Wednesday, May 29, 2013

Sloshing Into June

The last seven days have been a wet period from the Pacific Northwest to New England and for parts of Texas.  CoCoRaHS observers have been busy measuring inches of rain in many areas. The first map below shows the accumulated precipitation for the past seven days.  The second map shows the percent of normal precipitation.

Map compiled by the NWS Advanced Hydrologic Prediction Service

The greens to blue and violet colors depict normal to much above normal precipitation.
Map compiled by the NWS Advanced Hydrologic Prediction Service
The heavy rainfall, particularly in the Midwest, has been due to a frontal boundary that has extended from the western U.S. to the east coast. Since the weekend this boundary has been oscillating north and south as upper level waves have moved across the country. South of this boundary the air is warm and humid with dewpoints in the 60s. The warm humid air has fueled showers and thunderstorms along and north of the boundary.

Surface map for 7:00 a.m. CDT Tuesday, May 28, 2013
Over the next few days a much stronger upper level low will slowly move across the northern U.S.

500 millibar forecast map for 7:00 a.m. CDT Friday, May 31, 2013.

Heavy showers and thunderstorms are likely along this boundary once again, with from 2 to 4 inches of rain possible across the northern Plains and the Midwest.

Quantitative precipitation forecast for the 3-day period from 7:00 p.m. CDT May 29 to 7:00 p.m. CDT June 1, 2013.
This will prolong and worsen flooding along rivers in the Midwest. The Mississippi River from Burlington, Iowa south to St. Louis is mostly in moderate flooding at the present time, but with the expected rainfall the river is forecast to be in major flood during the first week of June at most river gauges along that reach.

 This map shows the Maximum Forecast Flood Category through June 7, 2013. 0

Sunday, May 26, 2013

More Unusual May Weather

The road to Whiteface Mountain
on Saturday, May 25th.
This weekend saw another round of unusual weather at opposite sides of the country. In NewEngland, a remarkable spring storm dropped 24 to 34 inches of snow in upstate New York on Whiteface Mountain at an elevation of 4867 feet. A strong low pressure system moving through the northeast brought several days of heavy precipitation to northern New York and western Vermont. Precipitation totals for the past six days range from 5 to 9 inches, with the heavier amounts in Vermont. On Saturday the rain mixed with and changed to snow in northern New York and Vermont, with snow accumulating at elevations above 900 feet. Snowfall in Vermont ranged from 1.0 inch at Richford, VT to 18.0 inches at Jay Peak, VT (elevation 3862 feet). Some ski areas were reportedly open for the weekend thanks to the snow.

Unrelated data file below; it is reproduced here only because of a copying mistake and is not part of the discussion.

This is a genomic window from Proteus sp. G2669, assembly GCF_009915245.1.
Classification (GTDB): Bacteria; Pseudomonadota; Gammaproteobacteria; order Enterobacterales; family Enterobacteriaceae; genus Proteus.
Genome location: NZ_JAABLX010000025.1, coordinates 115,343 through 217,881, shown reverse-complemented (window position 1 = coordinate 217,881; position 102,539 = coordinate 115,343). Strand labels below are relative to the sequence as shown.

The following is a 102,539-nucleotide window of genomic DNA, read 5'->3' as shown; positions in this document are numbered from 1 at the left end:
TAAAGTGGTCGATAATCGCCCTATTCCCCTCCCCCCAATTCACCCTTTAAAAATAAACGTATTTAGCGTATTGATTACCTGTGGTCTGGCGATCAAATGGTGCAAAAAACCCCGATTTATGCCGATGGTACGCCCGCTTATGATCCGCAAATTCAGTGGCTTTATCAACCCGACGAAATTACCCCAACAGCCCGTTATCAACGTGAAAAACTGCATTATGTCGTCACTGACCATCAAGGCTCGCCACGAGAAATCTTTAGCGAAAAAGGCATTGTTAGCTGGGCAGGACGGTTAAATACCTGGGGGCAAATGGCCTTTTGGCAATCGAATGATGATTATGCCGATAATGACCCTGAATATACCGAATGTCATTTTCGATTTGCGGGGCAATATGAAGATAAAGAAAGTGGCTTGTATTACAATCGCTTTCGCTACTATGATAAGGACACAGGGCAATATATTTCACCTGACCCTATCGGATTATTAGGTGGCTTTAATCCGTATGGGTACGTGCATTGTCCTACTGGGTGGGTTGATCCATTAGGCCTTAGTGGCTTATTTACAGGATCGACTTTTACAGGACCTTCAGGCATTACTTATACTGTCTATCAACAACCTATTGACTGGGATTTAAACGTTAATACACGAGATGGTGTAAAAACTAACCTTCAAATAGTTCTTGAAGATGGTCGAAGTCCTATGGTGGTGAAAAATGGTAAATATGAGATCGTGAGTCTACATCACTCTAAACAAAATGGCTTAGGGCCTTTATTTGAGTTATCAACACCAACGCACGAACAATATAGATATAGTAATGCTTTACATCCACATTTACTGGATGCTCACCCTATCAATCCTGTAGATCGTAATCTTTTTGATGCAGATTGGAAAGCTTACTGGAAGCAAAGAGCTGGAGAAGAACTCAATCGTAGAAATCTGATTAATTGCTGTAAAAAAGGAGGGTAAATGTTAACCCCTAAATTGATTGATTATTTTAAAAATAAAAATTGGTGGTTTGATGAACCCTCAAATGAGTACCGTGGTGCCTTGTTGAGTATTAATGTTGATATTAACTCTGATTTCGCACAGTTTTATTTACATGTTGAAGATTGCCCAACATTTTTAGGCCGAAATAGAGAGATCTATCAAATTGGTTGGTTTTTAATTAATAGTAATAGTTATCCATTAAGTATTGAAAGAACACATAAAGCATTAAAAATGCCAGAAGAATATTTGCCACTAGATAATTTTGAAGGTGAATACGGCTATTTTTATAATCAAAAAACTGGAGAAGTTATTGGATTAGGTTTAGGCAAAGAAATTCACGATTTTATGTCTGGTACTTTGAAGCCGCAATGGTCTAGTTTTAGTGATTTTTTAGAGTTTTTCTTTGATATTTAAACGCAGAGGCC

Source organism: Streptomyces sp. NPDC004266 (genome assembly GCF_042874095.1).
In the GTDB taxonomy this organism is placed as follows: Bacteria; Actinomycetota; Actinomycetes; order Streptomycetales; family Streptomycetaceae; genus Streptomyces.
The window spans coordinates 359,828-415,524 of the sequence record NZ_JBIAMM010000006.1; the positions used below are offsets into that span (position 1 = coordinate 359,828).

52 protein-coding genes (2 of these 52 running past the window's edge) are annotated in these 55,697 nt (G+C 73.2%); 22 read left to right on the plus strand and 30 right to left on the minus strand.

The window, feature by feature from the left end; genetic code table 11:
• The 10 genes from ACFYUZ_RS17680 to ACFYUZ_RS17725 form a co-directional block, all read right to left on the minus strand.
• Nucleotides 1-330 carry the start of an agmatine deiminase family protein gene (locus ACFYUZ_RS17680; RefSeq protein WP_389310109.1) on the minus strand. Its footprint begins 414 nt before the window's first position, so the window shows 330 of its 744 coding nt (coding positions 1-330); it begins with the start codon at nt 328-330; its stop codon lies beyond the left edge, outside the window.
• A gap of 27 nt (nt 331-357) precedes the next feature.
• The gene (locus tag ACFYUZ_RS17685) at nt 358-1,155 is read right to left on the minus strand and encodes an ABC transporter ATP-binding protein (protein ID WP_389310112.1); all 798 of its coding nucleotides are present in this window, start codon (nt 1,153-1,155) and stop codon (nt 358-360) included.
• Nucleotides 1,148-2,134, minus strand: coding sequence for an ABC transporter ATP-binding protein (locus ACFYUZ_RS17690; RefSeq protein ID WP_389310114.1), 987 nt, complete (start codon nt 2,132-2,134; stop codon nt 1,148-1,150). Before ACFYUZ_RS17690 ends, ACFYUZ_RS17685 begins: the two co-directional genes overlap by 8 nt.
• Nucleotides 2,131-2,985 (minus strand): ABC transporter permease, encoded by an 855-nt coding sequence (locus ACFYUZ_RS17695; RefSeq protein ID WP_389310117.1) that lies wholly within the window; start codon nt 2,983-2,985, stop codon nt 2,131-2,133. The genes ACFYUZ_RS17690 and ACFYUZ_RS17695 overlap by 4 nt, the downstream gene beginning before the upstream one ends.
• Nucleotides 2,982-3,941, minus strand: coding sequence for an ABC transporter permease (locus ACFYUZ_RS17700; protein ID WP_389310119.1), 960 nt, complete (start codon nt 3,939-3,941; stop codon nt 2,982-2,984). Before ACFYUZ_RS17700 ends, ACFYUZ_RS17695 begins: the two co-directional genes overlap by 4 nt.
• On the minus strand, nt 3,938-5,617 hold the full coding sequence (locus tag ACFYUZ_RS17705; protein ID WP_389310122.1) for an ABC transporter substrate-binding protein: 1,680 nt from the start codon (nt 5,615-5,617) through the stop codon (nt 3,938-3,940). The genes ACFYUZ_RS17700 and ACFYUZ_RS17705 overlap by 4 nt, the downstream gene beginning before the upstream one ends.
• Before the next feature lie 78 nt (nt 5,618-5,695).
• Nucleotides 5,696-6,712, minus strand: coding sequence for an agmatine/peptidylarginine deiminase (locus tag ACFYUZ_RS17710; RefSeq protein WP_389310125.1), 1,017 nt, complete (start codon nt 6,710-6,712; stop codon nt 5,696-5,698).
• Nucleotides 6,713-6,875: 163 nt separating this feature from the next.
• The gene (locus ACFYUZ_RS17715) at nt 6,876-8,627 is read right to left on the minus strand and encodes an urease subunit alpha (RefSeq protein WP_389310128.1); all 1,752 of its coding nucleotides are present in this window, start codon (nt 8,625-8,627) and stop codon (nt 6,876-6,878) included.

There was deluge amidst drought this weekend in Texas. Thunderstorms dropped more than a foot of rain on the San Antonio, TX metropolitan area.  Some thunderstorms occurred during the afternoon Saturday, but heaviest rain fell in training nocturnal thunderstorms late Saturday night to early Sunday morning. Here is the CoCoRaHS map for Saturday, May 25 for Bexar County.  San Antonio is located near the center.

The heavy rain caused flash flooding in the San Antonio area, with some streams approach record high flood levels. A new record flood stage was set on the San Antonio River Saturday morning.

River stage observations for the San Antonio River

The rain is sorely need in Texas, where lake and reservoir levels are very low from two years of drought. However, this was definitely too much too fast.  Unfortunately the flash flooding caused three fatalities, caused a roof of an apartment complex to collapse, and inundated many roads.

Monday, May 20, 2013

Moore, Oklahoma Tornado

The 12-month period from May 2012 through April 2013 tallied the  fewest number of tornadoes for a 12-month period since 1954.  There were only seven people killed in that 12 month period, the fewest since 1899. The unusually cool spring weather has been responsible for suppressing the severe weather this year. The switch seemed to be flipped about the middle of this month, however.  On May 15 an EF-4 tornado struck Granbury, Texas north of Dallas and an EF-3 hit Cleburne in Johnson County. There have been tornadoes reported on every day since, with 30 tornado reports yesterday, and so far 15 today.

This afternoon one of those tornadoes swept through Moore, Oklahoma, a southern suburb of Oklahoma City. This was a massive, devastating tornado. I watched it on radar and on a live television feed out of Oklahoma City. It was scary to see even though I was hundreds of miles away.  The tornado was at least a mile wide and was on the ground for about 20 miles (all of these numbers are preliminary until a survey can be completed). However, the most stunning realization that came to mind is that this is Moore's second encounter with a catastrophic tornado. On May 3, 1999 a massive tornado, rated F5 with winds in excess of 300 mph, struck Moore, killing 44 people, causing 581 injuries, and $1 billion in damages. Since May 1999 the residents of  Moore have had other encounters with tornadoes, but none the magnitude of today's tornado.

Tracks of the May 3, 1999 and May 20, 2013 Moore tornadoes.
Compiled by the National Weather Service Oklahoma City.